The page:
Inspiration may be closer than you think

I’ve been doing more writing than usual lately, which is a lot. But I read once that if you feel stuck, one of the best ways to get unstuck is to write — something other than what you’re focused on. (Well, that and tossing a rubber ball against the wall. That helps, too. Quite a bit, I’ve learned.)

So I’m writing this.

The whole idea of writing, writer’s block and keeping the flow going got me thinking about the things that inspire me. And they often have absolutely nothing to do with what I’m actually writing.

Inspiration may be closer than you think

Of course, the best inspiration is a good idea. And the people I write for and work with have more good ideas than you can imagine. Brainstorming and exchanging ideas with them is a constant source of imagination and hope. So that’s certainly not a roadblock.

But as anyone who writes or creates anything knows, sometimes that isn’t enough. You need something else to nudge you from inertia into action and restart the flow when it stops. Very often, inspiration catches me completely by surprise, found buried in a magazine article or an overheard conversation in a coffee shop. But there are certain things that never fail to inspire me. Thank goodness.

Inspiration may be closer than you thinkFirst, there’s always music. The writing music I like best doesn’t have lyrics, because I can listen and write at the same time; lyrics are too distracting. My go-to artists are Mozart, Brian Eno, Explosions in the Sky and Sigur Rós (yes, there are lyrics, but they’re gibberish so they don’t distract me). Taking breaks to listen to music with lyrics is another great motivator. Stephen Sondheim is consistently inspiring, and lately Florence + the Machine seems to conjure magical powers of insight.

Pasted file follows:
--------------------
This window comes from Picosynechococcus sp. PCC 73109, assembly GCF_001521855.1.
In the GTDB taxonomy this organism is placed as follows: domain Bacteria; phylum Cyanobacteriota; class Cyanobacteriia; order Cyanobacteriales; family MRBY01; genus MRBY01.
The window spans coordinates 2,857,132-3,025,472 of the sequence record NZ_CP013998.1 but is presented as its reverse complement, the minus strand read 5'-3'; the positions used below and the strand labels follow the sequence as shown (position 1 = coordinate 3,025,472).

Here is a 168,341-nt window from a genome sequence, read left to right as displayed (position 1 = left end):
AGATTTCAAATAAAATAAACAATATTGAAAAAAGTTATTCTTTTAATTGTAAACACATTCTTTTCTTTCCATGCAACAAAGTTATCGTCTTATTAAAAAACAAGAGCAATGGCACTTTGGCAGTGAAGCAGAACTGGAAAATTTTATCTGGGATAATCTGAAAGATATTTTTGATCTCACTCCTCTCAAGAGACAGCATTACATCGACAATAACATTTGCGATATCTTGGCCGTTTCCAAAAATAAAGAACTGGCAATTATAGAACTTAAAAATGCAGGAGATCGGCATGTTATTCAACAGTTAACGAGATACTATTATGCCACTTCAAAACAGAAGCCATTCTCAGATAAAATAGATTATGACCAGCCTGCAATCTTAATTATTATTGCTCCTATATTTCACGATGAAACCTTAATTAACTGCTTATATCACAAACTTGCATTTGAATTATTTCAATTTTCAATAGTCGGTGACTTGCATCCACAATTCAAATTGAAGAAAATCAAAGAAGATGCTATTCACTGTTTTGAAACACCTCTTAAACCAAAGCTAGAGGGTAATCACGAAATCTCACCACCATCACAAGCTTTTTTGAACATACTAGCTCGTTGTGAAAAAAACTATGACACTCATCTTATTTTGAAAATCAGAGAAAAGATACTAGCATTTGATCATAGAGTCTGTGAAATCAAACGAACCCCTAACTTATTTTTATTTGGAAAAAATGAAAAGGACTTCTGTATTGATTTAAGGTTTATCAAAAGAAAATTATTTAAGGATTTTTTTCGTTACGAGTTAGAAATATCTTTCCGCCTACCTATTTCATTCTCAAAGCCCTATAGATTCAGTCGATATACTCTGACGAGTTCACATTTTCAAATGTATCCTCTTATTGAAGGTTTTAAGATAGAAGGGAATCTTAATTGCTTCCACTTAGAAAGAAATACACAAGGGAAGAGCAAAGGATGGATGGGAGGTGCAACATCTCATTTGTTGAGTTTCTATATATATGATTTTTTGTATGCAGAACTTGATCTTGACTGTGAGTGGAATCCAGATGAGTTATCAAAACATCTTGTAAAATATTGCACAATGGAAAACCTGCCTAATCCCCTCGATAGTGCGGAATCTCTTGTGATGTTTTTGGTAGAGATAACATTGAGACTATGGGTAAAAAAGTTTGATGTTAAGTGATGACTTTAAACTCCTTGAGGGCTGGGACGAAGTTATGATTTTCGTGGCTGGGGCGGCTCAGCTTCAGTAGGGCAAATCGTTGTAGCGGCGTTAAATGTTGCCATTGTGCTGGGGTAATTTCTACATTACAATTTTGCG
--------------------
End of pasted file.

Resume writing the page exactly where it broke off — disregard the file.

I have countless other sources of inspiration, one standby being Eddie Izzard. Watching even a clip of one of his comedy routines sets my mind off in a different direction — because his brain doesn’t seem to go in a straight line, but in a zig-zag pattern that still ends up somewhere brilliant. (From yappy dogs to the Romans, anyone?) Watching him encourages me to look at things differently, to make new connections. Plus, a good laugh is always good for you.

Inspiration is closer than you think

Right now I’m taking inspiration from myriad, diverse sources. Downton Abbey and a re-read of Middlesex by Jeffrey Eugenides for great storytelling. Visits to DC sites like the Library of Congress and the National Archives, because they remind me of the vastness of our country’s past challenges and triumphs. Florence + the Machine’s Ceremonials is on repeat alongside Sondheim’s Into the Woods (which wasn’t written, I don’t think, as a political parable but it sure could be taken as one). Even conversations on Twitter or looking at random feeds — to see what people are thinking and talking about — serves as inspiration.

Sometimes, inspiration is right over our shoulder, so close we might miss it if we’re not paying attention: in the laughter of someone we love or the eyes of a dog that wants nothing more than to be petted. Life can be much simpler than we make it sometimes.

Inspiration is all around us. And I’m more grateful for that than ever when I have something truly significant to work on.

Speaking of which, time to get back to it. But I’d love to hear what inspires you. That might just inspire me, too.

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2 thoughts on “Inspiration may be closer than you think

  1. My go-to writing music is Bach, Beethoven, and Bollywood. Okay, Mozart, too, but he doesn’t alliterate as nicely. Like you, I find lyrics problematical while writing. I like to think I can perceive a difference between something I wrote to the accompaniment of one type of music or another, which means to me that the inspiration is working. Mostly, though, I write to the music of the street outside and my own wacky thought processes.

    Any really good storytelling is likewise inspirational for me. And being a hypnotist too, I like to spend some time in trance, going to the place where all these inspirations live and breathe and transform together, and allowing access to the state where I can see, hear, and feel what they transform into.

    Thanks for sharing, Elsie. Lovely article.

    • Thank you for your beautifully written comment, Bridget! I love Bach (and alliteration), too. Very interesting how you notice a difference in your writing based on the music you listened to. I sometimes choose music to help drive a certain type of energy in my writing. Love exchanging these kinds of ideas with fellow writers!

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